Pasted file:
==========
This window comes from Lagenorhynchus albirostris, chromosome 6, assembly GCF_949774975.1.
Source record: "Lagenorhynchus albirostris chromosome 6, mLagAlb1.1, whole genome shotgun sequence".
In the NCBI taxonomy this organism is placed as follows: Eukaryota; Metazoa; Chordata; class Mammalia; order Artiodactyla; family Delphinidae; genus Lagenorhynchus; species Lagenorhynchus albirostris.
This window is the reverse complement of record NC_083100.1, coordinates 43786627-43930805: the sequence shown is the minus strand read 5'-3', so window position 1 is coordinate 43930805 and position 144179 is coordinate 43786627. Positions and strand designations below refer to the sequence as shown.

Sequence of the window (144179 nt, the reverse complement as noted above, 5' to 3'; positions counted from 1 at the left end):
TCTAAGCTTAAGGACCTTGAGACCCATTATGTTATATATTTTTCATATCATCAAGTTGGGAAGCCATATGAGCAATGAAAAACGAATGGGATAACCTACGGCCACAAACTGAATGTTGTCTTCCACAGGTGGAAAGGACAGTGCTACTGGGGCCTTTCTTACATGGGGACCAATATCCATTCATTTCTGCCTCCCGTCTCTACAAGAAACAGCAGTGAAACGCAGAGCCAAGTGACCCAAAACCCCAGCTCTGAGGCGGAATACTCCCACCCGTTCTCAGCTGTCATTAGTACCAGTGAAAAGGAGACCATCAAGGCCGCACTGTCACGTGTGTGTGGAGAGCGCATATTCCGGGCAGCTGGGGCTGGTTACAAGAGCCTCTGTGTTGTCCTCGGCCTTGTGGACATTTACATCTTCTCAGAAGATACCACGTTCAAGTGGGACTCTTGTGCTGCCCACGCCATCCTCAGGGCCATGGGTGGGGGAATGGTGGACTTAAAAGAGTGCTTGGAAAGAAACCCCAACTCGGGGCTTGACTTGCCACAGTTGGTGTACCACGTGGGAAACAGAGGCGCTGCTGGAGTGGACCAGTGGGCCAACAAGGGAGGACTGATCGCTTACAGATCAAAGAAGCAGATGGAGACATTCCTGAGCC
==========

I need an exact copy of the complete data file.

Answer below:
This window comes from Lagenorhynchus albirostris, chromosome 6, assembly GCF_949774975.1.
Source record: "Lagenorhynchus albirostris chromosome 6, mLagAlb1.1, whole genome shotgun sequence".
In the NCBI taxonomy this organism is placed as follows: Eukaryota; Metazoa; Chordata; class Mammalia; order Artiodactyla; family Delphinidae; genus Lagenorhynchus; species Lagenorhynchus albirostris.
This window is the reverse complement of record NC_083100.1, coordinates 43786627-43930805: the sequence shown is the minus strand read 5'-3', so window position 1 is coordinate 43930805 and position 144179 is coordinate 43786627. Positions and strand designations below refer to the sequence as shown.

Sequence of the window (144179 nt, the reverse complement as noted above, 5' to 3'; positions counted from 1 at the left end):
TCTAAGCTTAAGGACCTTGAGACCCATTATGTTATATATTTTTCATATCATCAAGTTGGGAAGCCATATGAGCAATGAAAAACGAATGGGATAACCTACGGCCACAAACTGAATGTTGTCTTCCACAGGTGGAAAGGACAGTGCTACTGGGGCCTTTCTTACATGGGGACCAATATCCATTCATTTCTGCCTCCCGTCTCTACAAGAAACAGCAGTGAAACGCAGAGCCAAGTGACCCAAAACCCCAGCTCTGAGGCGGAATACTCCCACCCGTTCTCAGCTGTCATTAGTACCAGTGAAAAGGAGACCATCAAGGCCGCACTGTCACGTGTGTGTGGAGAGCGCATATTCCGGGCAGCTGGGGCTGGTTACAAGAGCCTCTGTGTTGTCCTCGGCCTTGTGGACATTTACATCTTCTCAGAAGATACCACGTTCAAGTGGGACTCTTGTGCTGCCCACGCCATCCTCAGGGCCATGGGTGGGGGAATGGTGGACTTAAAAGAGTGCTTGGAAAGAAACCCCAACTCGGGGCTTGACTTGCCACAGTTGGTGTACCACGTGGGAAACAGAGGCGCTGCTGGAGTGGACCAGTGGGCCAACAAGGGAGGACTGATCGCTTACAGATCAAAGAAGCAGATGGAGACATTCCTGAGCC